China is not without downside risk, however, Lasry added. “You worry about one thing, which is the legal system. What we worry about is: are we going to end up having issues and somehow going to get caught in some political mess where, for our fund, we’re going to have to try to use the legal system to our benefit, and you’re going to find that’s going to be hard.”
Ultimately, he continued, “we’ve come to the conclusion that risk is minimal, so we’re going to take that risk.”
Among other speakers in the “Cross-Border Trade and Investment” panel Joyce Chang, chair of global research at JP Morgan, was also upbeat about China’s prospects. “We actually think that China will match the U.S. economy in size before the end of
this decade. Covid probably moved up that timeline by anywhere between three to five years,” Chang said, noting that China is gaining a dominant position in industries such as solar energy and electric vehicles.
Investors “are feeling that some of the worst-case scenarios that could have occurred under the Trump administration aren’t likely to move forward,” she said.
Political scientist Ian Bremmer, president and founder of the Eurasia Group, was less sanguine about U.S.-China prospects. “I’m not an optimist in the near to medium term on the overall trajectory of the U.S.-China relationship,” Bremmer said. “The most important point is the technology aspect. That is because in the last 10 years, China has gone from very little capacity to world superpower status. They are largely at parody with the United States in the development of key technologies,” such as AI, facial recognition and driverless cars. “This is enormously important.”
“Biden at the end of his first 100 days framed the $6 trillion (stimulus plan) as ‘we have to do this so that Chinese don’t beat us.’ But the reality is that those same $6 trillion largely would have been the same $6 trillion even if China didn’t exist — it was a Democrat wish-list. It’s not as if Biden is really putting $6 trillion into ‘let’s think about how we ensure that we actually maximize our competitiveness vis-a-vis China.’ There are a lot of other domestic political issues going on,” he said.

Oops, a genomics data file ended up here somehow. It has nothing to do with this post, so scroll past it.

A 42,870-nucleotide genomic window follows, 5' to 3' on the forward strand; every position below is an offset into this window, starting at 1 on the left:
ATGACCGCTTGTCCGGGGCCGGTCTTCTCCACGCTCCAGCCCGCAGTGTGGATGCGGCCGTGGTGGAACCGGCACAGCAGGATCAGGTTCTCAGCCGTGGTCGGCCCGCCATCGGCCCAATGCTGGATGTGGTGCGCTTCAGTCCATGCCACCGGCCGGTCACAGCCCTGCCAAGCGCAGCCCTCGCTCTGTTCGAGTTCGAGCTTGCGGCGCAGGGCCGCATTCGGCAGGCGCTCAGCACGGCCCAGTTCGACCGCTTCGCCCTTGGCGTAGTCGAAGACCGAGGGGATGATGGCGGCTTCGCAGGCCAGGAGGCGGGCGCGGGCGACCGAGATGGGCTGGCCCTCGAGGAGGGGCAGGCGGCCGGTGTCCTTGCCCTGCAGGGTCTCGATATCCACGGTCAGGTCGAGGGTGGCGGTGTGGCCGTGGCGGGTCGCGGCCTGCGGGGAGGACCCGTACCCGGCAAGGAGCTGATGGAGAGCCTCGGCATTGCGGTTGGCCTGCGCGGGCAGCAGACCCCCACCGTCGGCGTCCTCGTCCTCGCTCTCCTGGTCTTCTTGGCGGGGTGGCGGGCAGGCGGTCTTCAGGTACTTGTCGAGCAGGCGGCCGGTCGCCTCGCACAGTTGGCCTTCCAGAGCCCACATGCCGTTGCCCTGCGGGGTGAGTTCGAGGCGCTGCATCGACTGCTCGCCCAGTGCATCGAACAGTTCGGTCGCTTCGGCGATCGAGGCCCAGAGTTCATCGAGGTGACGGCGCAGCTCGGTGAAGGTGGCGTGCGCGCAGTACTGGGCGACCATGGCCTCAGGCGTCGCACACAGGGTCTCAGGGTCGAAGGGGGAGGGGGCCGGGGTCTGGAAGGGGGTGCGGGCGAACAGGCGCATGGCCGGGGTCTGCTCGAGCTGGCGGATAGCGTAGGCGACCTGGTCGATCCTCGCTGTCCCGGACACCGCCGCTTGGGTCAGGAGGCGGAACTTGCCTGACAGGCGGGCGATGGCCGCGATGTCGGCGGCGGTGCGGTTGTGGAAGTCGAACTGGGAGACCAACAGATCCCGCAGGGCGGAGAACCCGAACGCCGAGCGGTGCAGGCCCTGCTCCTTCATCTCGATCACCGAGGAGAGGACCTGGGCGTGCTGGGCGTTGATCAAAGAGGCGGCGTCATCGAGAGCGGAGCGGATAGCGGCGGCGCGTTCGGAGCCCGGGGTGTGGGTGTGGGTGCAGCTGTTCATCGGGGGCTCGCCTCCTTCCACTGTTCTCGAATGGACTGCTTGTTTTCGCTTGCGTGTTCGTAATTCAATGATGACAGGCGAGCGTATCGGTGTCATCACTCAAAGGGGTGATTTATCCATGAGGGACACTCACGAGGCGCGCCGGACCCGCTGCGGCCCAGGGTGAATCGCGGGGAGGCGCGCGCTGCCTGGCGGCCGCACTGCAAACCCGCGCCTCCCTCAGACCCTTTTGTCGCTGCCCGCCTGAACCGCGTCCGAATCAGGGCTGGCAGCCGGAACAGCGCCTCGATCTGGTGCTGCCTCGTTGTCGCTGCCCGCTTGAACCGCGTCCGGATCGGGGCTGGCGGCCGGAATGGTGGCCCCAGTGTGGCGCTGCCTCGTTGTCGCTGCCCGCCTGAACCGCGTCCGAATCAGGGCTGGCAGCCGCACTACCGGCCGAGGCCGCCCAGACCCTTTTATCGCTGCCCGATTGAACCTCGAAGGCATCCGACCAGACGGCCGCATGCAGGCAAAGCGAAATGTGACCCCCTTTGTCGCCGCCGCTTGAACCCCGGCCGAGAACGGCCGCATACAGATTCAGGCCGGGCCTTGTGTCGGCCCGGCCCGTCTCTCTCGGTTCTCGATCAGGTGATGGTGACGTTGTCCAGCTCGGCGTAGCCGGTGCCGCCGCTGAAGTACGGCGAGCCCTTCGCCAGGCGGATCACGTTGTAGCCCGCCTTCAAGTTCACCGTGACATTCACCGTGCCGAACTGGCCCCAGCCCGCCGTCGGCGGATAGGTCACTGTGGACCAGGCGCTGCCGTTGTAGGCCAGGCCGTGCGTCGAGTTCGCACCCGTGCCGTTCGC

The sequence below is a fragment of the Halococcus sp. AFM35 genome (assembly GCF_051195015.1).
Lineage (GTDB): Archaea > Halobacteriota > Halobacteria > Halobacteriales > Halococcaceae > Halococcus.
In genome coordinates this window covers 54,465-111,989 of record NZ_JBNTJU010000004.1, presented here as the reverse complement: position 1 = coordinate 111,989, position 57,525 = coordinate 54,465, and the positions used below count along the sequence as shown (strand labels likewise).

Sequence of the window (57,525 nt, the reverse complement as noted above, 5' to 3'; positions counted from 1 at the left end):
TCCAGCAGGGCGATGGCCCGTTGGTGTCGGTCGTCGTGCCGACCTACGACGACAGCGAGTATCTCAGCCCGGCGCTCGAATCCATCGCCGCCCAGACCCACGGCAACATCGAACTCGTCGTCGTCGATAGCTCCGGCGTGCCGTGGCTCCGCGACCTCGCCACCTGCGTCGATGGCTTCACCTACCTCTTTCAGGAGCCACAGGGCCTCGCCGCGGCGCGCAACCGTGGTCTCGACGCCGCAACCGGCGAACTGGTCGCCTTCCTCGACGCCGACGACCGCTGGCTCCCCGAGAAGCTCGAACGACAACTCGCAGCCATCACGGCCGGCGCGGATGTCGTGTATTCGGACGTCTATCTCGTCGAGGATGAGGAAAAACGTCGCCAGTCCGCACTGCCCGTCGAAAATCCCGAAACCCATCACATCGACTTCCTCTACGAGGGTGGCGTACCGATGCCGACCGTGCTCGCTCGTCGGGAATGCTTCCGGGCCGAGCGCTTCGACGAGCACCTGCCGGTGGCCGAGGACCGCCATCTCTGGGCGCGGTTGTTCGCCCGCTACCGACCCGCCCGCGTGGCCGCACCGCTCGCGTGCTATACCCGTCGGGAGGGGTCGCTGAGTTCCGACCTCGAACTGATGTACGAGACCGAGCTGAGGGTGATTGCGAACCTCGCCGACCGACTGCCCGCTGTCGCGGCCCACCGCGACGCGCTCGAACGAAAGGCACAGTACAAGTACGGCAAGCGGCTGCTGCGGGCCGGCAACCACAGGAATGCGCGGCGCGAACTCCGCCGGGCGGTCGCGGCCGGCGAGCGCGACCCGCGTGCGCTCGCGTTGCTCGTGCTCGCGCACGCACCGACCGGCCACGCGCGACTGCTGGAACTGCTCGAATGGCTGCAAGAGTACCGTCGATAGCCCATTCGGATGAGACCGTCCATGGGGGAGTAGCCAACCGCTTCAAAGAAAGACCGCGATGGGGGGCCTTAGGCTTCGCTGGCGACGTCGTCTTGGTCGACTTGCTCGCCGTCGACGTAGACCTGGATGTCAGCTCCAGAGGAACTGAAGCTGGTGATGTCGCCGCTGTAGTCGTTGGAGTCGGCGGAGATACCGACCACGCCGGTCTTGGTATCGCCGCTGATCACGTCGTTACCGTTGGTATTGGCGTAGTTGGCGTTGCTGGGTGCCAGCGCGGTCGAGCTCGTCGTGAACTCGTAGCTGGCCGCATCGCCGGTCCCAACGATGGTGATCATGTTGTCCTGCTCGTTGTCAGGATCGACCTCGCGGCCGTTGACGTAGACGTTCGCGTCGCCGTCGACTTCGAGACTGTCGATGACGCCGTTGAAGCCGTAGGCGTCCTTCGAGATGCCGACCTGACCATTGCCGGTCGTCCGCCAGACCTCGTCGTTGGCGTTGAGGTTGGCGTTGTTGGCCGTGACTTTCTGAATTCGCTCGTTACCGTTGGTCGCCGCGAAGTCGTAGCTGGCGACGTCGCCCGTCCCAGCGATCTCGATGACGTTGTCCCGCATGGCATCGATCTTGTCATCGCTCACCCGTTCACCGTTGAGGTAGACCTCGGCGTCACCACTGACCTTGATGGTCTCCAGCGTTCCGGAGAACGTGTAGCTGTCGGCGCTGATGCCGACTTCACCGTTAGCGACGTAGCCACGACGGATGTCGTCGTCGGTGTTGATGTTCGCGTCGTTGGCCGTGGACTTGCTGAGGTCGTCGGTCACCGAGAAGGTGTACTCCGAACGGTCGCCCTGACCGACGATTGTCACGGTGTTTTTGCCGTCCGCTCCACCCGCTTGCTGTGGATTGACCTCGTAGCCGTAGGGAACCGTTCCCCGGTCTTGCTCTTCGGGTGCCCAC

Whereas if you look at China’s five-year plan, Bremmer continued, it’s about investment in China’s domestic market capacity and critical supply-chain technologies. “Why? Because for 50 years, the promise of the United States and our allies was that ‘China, if you join into a global integrated supply chain, we’re all going to get rich.’ And that’s by and large worked for us; it’s worked for them. It hasn’t worked for the American middle class — that’s a different story, but that’s largely an American political failing, it’s not a Chinese failing.”
“Now… we are saying, ‘Huawei, the national champion for technology for mainland China, actually, we’re going to put export controls on you. Your stuff is dual-use. We’re going to try to cripple you in terms of semiconductors and other aspects of your business because we don’t want you to integrate into the global economy.’ And the Chinese are learning very strong lessons from that. So first, the most innovative, advanced parts of the global economy increasingly are the parts that are actually breaking into two — ‘the splinternet of things’ as it’s called. That’s the proximate danger.”
“The more long-term danger,” Bremmer said, “is that if we have an entire generation of people in the West that are on their iPhones and their entire ecosystems of data are only oriented toward others in the West — and that’s the information that they digest (and) the filters that affect their information as consumers and citizens, and the Chinese are in a completely separate data system, that’s how you end up hating each other. That’s how you end up dehumanizing each other.”
“We already see that happening to a degree within the United States between sort of the right and the left, but at least, there, we actually still do engage individually with each other,” Bremmer said. “With the Chinese as citizens and the Americans as citizens, that’s increasingly not happening.”
“So longer term I think I am actually as a political scientist considerably more skeptical and concerned than I think most economists would be.”